As AT&T has bet big in recent years on video-related acquisitions, including DirecTV and Time Warner (Entertainment), investors are skeptical AT&T can properly monetize its video business. Many have sold shares after criticizing company executives over the company’s strategy and high debt, driving AT&T’s market capitalization down to around $225 billion, comparable with considerably smaller Verizon Communications.

But no worries, AT&T CEO Randall Stephenson, has reassured. AT&T expects those investments to yield results this year, helped by forthcoming broad price hikes for AT&T’s consumer services.

“2019 candidly is the money year,” Stephenson said in an interview with the Wall Street Journal. “This is a year when we get everything rationalized.”

According to AT&T, customers are irrationally paying too little for AT&T’s video-related services, which include DirecTV (~19 million customers) and DirecTV Now — the two-year old streaming service that has attracted nearly two million subscribers.

Stephenson

Although DirecTV has recently been extremely aggressive about offering deep discounts to convince satellite customers to stay, AT&T plans to pull back on those discounts as two million DirecTV customers see their two-year contracts end this year. Instead of granting renewed discounts for signing another contract, AT&T plans to deliver significant rate increases.

“As those customers come due, we’ll get closer to market pricing,” AT&T’s John Donovan told investors at a November investor conference. “We’ll be respectful of our customers, but [prices] will move up.”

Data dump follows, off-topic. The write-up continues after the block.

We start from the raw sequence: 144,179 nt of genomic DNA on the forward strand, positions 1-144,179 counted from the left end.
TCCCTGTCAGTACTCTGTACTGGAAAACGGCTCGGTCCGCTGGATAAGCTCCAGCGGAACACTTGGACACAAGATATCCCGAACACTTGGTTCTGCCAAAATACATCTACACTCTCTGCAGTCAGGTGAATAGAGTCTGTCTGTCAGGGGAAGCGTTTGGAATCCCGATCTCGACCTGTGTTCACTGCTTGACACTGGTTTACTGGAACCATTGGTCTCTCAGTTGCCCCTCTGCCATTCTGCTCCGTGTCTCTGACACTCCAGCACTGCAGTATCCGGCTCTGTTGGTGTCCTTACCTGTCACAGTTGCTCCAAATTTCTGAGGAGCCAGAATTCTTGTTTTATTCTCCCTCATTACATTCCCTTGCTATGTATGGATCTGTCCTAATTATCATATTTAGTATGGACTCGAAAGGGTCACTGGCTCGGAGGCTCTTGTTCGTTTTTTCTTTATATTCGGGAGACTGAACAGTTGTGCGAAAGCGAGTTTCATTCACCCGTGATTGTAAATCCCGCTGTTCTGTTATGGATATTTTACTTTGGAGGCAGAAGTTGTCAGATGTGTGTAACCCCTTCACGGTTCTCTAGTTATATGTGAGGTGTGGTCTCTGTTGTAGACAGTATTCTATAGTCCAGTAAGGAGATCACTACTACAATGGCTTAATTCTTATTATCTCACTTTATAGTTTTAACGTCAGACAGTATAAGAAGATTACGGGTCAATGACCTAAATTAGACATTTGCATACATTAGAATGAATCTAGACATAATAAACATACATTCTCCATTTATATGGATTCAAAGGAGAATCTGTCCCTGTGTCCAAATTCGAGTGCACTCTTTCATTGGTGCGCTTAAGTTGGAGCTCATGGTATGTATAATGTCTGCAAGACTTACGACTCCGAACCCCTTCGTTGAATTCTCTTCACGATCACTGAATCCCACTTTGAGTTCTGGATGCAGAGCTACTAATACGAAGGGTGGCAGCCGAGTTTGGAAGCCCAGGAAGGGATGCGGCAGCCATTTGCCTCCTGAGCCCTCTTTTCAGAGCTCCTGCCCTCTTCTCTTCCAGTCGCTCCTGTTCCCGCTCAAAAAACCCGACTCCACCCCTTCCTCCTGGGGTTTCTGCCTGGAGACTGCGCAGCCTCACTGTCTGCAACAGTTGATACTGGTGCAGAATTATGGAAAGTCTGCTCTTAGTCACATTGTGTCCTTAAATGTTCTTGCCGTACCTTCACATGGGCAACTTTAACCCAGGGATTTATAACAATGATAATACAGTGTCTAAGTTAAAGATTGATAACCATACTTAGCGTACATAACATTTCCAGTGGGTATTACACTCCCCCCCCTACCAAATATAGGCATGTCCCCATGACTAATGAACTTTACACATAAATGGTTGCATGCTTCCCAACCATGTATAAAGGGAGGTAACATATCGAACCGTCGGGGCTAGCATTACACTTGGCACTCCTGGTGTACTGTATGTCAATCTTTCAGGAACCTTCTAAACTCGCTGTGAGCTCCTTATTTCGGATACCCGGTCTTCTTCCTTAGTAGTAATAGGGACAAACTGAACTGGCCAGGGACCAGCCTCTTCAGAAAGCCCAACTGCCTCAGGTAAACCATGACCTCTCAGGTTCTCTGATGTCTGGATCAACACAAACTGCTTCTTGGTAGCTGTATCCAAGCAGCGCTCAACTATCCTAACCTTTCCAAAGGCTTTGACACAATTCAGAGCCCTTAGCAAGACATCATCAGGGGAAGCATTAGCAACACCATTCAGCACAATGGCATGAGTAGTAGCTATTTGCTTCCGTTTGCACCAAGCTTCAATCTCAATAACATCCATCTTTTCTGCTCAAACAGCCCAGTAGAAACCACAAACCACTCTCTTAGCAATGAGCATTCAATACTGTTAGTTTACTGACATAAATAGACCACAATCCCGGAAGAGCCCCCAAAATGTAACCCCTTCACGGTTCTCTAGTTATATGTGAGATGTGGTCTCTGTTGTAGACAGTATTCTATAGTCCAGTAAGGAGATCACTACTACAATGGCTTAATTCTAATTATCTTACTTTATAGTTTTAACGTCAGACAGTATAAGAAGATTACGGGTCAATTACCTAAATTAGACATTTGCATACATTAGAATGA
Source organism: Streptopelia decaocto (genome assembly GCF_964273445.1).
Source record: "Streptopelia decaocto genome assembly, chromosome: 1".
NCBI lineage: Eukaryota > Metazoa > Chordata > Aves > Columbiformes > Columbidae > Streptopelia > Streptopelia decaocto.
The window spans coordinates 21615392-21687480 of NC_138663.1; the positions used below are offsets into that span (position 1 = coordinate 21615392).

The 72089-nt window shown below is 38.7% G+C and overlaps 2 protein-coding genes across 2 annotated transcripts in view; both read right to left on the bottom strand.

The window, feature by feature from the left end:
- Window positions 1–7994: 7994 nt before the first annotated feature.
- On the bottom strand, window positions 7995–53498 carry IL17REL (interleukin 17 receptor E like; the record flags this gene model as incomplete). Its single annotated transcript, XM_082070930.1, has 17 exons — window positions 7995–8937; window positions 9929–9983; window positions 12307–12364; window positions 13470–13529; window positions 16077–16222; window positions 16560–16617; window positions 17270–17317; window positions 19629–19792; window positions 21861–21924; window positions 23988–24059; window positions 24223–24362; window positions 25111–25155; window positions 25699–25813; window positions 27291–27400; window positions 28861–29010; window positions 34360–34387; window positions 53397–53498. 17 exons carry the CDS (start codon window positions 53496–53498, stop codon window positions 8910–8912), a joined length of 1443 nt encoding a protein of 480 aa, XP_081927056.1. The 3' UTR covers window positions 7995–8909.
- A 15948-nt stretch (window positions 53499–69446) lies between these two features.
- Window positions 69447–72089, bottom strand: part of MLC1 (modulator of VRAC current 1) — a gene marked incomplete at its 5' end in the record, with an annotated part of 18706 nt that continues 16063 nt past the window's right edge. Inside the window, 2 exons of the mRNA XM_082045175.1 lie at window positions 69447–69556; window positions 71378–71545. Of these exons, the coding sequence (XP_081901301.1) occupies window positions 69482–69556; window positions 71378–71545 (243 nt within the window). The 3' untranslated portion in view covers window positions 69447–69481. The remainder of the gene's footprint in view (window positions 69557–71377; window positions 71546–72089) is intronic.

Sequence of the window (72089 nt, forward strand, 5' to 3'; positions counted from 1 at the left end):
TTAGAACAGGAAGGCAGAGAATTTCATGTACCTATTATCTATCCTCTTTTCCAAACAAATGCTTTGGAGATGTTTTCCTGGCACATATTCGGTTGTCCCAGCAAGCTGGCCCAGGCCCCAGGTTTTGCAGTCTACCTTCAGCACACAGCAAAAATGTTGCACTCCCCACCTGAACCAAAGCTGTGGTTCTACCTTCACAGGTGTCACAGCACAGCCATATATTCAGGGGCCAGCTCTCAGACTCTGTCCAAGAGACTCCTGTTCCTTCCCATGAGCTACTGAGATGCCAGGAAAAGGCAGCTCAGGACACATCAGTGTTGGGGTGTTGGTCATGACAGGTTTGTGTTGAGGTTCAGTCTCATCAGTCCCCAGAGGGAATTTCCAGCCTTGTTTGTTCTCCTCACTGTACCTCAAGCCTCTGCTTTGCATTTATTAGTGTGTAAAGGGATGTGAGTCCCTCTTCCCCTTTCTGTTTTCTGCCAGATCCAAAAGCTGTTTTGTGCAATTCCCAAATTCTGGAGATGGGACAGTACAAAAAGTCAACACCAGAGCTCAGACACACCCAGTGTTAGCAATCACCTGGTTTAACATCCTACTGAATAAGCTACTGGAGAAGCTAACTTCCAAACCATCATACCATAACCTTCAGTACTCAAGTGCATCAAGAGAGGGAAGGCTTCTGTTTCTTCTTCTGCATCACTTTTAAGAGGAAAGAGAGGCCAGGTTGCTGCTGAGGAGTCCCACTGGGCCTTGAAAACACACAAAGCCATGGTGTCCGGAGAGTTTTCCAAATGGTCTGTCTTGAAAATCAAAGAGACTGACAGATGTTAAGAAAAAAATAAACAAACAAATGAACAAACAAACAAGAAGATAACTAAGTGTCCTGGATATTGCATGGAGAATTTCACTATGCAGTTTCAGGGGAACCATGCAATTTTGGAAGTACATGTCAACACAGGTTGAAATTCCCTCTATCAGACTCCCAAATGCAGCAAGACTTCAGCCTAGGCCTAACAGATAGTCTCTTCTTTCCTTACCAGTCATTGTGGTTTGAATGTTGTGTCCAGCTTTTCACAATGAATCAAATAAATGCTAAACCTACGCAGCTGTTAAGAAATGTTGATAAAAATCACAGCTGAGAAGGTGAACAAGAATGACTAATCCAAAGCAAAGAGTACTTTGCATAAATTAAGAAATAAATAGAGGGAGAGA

That may prove a difficult sell for DirecTV satellite customers, who have recently been abandoning the satellite platform in favor of cheaper streaming TV alternatives. Even with package discounts, DirecTV is the pay television industry’s most expensive provider, collecting an average of $120.36 a month for its TV packages. In contrast, Dish Networks gets an average of $103.99, Charter Spectrum earns $91.14 and Comcast, $84.50.

DirecTV defections, largely over price, have been growing at an accelerated rate, with 1.4 million customers turning their back on the satellite provider over the last two years. Analysts expect AT&T will report 300,000 more lost subscribers in the last three months alone. At that rate, AT&T will lose at least $1 billion in operating profits in 2019 from its declining satellite TV unit alone.

(Image courtesy: WSJ)

DirecTV Now customers, who already absorbed a $5 rate hike last summer, and will face even more rate increases and channel reductions in 2019. Stephenson expects DirecTV Now’s price point to be in the $50-60 range, which means many customers will likely face an average of $10 in rate hikes this year. For AT&T, that would deliver “the right price” and gets the service “to where it is profitable,” according to Stephenson.